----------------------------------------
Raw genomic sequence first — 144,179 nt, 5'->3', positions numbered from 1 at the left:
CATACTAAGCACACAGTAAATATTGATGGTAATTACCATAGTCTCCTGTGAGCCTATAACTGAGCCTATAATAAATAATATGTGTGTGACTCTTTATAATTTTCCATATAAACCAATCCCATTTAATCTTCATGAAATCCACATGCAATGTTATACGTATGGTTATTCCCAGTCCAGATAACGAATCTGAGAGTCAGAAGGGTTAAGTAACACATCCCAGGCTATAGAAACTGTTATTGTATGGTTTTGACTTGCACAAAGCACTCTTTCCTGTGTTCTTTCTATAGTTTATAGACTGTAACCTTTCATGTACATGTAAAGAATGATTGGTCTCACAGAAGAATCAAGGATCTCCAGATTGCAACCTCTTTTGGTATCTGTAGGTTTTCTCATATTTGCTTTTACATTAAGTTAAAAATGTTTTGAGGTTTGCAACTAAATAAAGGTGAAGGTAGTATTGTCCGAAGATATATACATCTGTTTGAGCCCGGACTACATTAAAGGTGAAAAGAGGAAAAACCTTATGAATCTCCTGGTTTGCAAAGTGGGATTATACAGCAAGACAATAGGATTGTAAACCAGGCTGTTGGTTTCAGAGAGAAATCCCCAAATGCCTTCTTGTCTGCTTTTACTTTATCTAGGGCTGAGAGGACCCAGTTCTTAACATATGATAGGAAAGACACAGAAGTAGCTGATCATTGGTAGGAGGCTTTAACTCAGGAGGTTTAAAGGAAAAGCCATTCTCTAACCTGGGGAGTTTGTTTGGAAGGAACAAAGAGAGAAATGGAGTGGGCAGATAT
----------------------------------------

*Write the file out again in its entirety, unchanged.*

Raw genomic sequence first — 144,179 nt, 5'->3', positions numbered from 1 at the left:
CATACTAAGCACACAGTAAATATTGATGGTAATTACCATAGTCTCCTGTGAGCCTATAACTGAGCCTATAATAAATAATATGTGTGTGACTCTTTATAATTTTCCATATAAACCAATCCCATTTAATCTTCATGAAATCCACATGCAATGTTATACGTATGGTTATTCCCAGTCCAGATAACGAATCTGAGAGTCAGAAGGGTTAAGTAACACATCCCAGGCTATAGAAACTGTTATTGTATGGTTTTGACTTGCACAAAGCACTCTTTCCTGTGTTCTTTCTATAGTTTATAGACTGTAACCTTTCATGTACATGTAAAGAATGATTGGTCTCACAGAAGAATCAAGGATCTCCAGATTGCAACCTCTTTTGGTATCTGTAGGTTTTCTCATATTTGCTTTTACATTAAGTTAAAAATGTTTTGAGGTTTGCAACTAAATAAAGGTGAAGGTAGTATTGTCCGAAGATATATACATCTGTTTGAGCCCGGACTACATTAAAGGTGAAAAGAGGAAAAACCTTATGAATCTCCTGGTTTGCAAAGTGGGATTATACAGCAAGACAATAGGATTGTAAACCAGGCTGTTGGTTTCAGAGAGAAATCCCCAAATGCCTTCTTGTCTGCTTTTACTTTATCTAGGGCTGAGAGGACCCAGTTCTTAACATATGATAGGAAAGACACAGAAGTAGCTGATCATTGGTAGGAGGCTTTAACTCAGGAGGTTTAAAGGAAAAGCCATTCTCTAACCTGGGGAGTTTGTTTGGAAGGAACAAAGAGAGAAATGGAGTGGGCAGATAT